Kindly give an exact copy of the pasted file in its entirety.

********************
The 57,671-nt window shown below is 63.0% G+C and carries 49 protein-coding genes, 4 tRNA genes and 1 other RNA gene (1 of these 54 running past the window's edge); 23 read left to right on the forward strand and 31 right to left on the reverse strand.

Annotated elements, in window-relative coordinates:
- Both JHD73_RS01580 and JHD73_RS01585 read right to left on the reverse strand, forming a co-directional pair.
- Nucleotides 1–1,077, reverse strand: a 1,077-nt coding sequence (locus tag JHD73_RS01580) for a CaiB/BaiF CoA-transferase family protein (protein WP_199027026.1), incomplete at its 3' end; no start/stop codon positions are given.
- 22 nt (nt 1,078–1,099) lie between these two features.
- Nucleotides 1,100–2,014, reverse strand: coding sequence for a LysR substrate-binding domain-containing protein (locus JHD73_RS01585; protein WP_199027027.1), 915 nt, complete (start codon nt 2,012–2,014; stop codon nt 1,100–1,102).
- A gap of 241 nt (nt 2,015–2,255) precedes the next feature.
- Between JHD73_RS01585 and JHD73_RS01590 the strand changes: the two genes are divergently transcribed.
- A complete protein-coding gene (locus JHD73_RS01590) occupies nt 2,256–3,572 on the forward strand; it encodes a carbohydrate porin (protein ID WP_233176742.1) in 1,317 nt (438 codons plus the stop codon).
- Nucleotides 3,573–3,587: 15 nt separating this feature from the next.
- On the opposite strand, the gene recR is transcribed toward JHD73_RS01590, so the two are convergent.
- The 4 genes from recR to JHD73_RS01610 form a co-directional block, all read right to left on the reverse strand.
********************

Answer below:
The 57,671-nt window shown below is 63.0% G+C and carries 49 protein-coding genes, 4 tRNA genes and 1 other RNA gene (1 of these 54 running past the window's edge); 23 read left to right on the forward strand and 31 right to left on the reverse strand.

Annotated elements, in window-relative coordinates:
- Both JHD73_RS01580 and JHD73_RS01585 read right to left on the reverse strand, forming a co-directional pair.
- Nucleotides 1–1,077, reverse strand: a 1,077-nt coding sequence (locus tag JHD73_RS01580) for a CaiB/BaiF CoA-transferase family protein (protein WP_199027026.1), incomplete at its 3' end; no start/stop codon positions are given.
- 22 nt (nt 1,078–1,099) lie between these two features.
- Nucleotides 1,100–2,014, reverse strand: coding sequence for a LysR substrate-binding domain-containing protein (locus JHD73_RS01585; protein WP_199027027.1), 915 nt, complete (start codon nt 2,012–2,014; stop codon nt 1,100–1,102).
- A gap of 241 nt (nt 2,015–2,255) precedes the next feature.
- Between JHD73_RS01585 and JHD73_RS01590 the strand changes: the two genes are divergently transcribed.
- A complete protein-coding gene (locus JHD73_RS01590) occupies nt 2,256–3,572 on the forward strand; it encodes a carbohydrate porin (protein ID WP_233176742.1) in 1,317 nt (438 codons plus the stop codon).
- Nucleotides 3,573–3,587: 15 nt separating this feature from the next.
- On the opposite strand, the gene recR is transcribed toward JHD73_RS01590, so the two are convergent.
- The 4 genes from recR to JHD73_RS01610 form a co-directional block, all read right to left on the reverse strand.